Thursday, May 17, 2007

Make this!

Today was Maker Day, a day of casual programming for the people who are part of Maker Faire this weekend. People presented and talked about various projects, starting with a guy who built a cart that travels on CA's decaying abandoned rails. I am sure lots of people (i sat next to scott beale from laughing squid for a little while) are blogging all the gory details of the day's presentations, so if you are interested please do search them out. it was a fascinating day. I was a little bummed about the male-dominated science makers and the female-dominated craft makers. I started thinking about ways to change that, and still miss my construction and engineering flavored times. i like doing the work in textiles, but was reminded today of the pragmatic reasons i chose that career path when i started working for myself. Textiles and apparel, as raw materials, are easier to get, sustainably, for a lower cost. The tooling and machinery is far simpler (I'm sure Kathleen Fasanella would argue with me there, but hopefully you can see the ways in which this is true). The business I launched was designed to give me a model that could get off the ground basically right away, inexpensive and thus low-risk to start and run. Textiles were a fun hobby and I don't mind the work, but I need to get dirty more often again.
A book I have on handicrafts cultures from around the world notes that in traditional cultures globally, crafts are typically done by the women until the technology to produce them reaches a certain level of complexity. Then the men take over.

Now why the hell would that be?


  1. I know exactly what you mean. I used to build computers. I have always wanted to build telescopes...sewing stuff is cheaper. I'm on the path of boycotting trends though. I haven't made anything since congress except web pages(and pillows for my deck made of vintage hand towels, but that doesn't count as business!). I love the culture of MAKE magazine, but I feel so far removed because now I'm surrounded by fabric and felt, and owl motifs. Some people think it's crazy that my absolute favorite part of making sewn items is the math/geometry involved in drafting patterns. I am also known to completely dismantle my sewing machine and tinker with it for hours longer than I actually sew.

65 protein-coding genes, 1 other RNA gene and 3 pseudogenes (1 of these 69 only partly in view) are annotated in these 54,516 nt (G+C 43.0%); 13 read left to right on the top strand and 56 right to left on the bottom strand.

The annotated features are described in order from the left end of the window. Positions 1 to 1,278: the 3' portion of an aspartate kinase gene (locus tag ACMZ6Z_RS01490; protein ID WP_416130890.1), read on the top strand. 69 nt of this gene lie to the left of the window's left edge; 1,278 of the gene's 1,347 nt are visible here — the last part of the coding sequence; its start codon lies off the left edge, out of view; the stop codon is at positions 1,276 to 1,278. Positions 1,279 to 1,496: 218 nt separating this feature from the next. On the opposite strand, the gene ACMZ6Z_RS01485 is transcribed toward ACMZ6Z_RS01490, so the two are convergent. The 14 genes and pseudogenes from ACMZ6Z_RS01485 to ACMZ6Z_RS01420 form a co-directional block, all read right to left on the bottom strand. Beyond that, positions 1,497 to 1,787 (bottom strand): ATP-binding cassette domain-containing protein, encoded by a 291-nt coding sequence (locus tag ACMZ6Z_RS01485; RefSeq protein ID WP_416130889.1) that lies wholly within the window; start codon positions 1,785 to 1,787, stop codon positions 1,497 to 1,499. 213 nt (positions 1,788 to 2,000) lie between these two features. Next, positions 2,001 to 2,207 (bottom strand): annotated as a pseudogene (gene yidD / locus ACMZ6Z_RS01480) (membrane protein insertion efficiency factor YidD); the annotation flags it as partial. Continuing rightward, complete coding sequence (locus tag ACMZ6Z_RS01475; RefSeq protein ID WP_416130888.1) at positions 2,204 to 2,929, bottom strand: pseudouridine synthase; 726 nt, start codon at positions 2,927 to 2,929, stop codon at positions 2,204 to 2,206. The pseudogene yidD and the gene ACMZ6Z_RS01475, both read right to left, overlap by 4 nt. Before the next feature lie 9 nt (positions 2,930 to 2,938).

I am currently reconsidering the telescope thing :)

  2. there's got to be a way to work toward rectifying this discrepancy without fixing all of society.

    you can build telescopes out of cardboard tubes for super cheap - maybe has surplus lenses.

    There's not really a market for that, though, is there? A huge part of the reason why my startup is in apparel is because, well, everyone wears clothes.

    Wendy Tremaine from Swap o Rama Rama gave a really great talk on her project and why she hates clothes too. We dialogued a little about whether or not money makes the world go round, and i am left wondering at the way to merge our artistic and cultural sensibilities with getting paid and maintaining autonomy.

    that's a meaty question. maybe that's what this blog should really be about.

  3. Hey chica!
    No, I wouldn't disagree with you. Actually, forever and ever and ever and ever, textile/apparel industry has always had the lowest barriers to entry. Toyota (back when it was Toyoda) started in it too. In any country that's developing, clothing production is always the first industry to develop. You don't even need electricity. You can still buy new industrial sewing machines that run on foot power. The amish buy a lot of machines.

  4. ha! I just finished reading the part of your book about how all of the industry secrets are on the manufacturing end, I guess that's what made me say that.

    I found out at Maker Faire this weekend a way I can get access to laser etching processes for fabrics...

    bring on the SCIENCE!!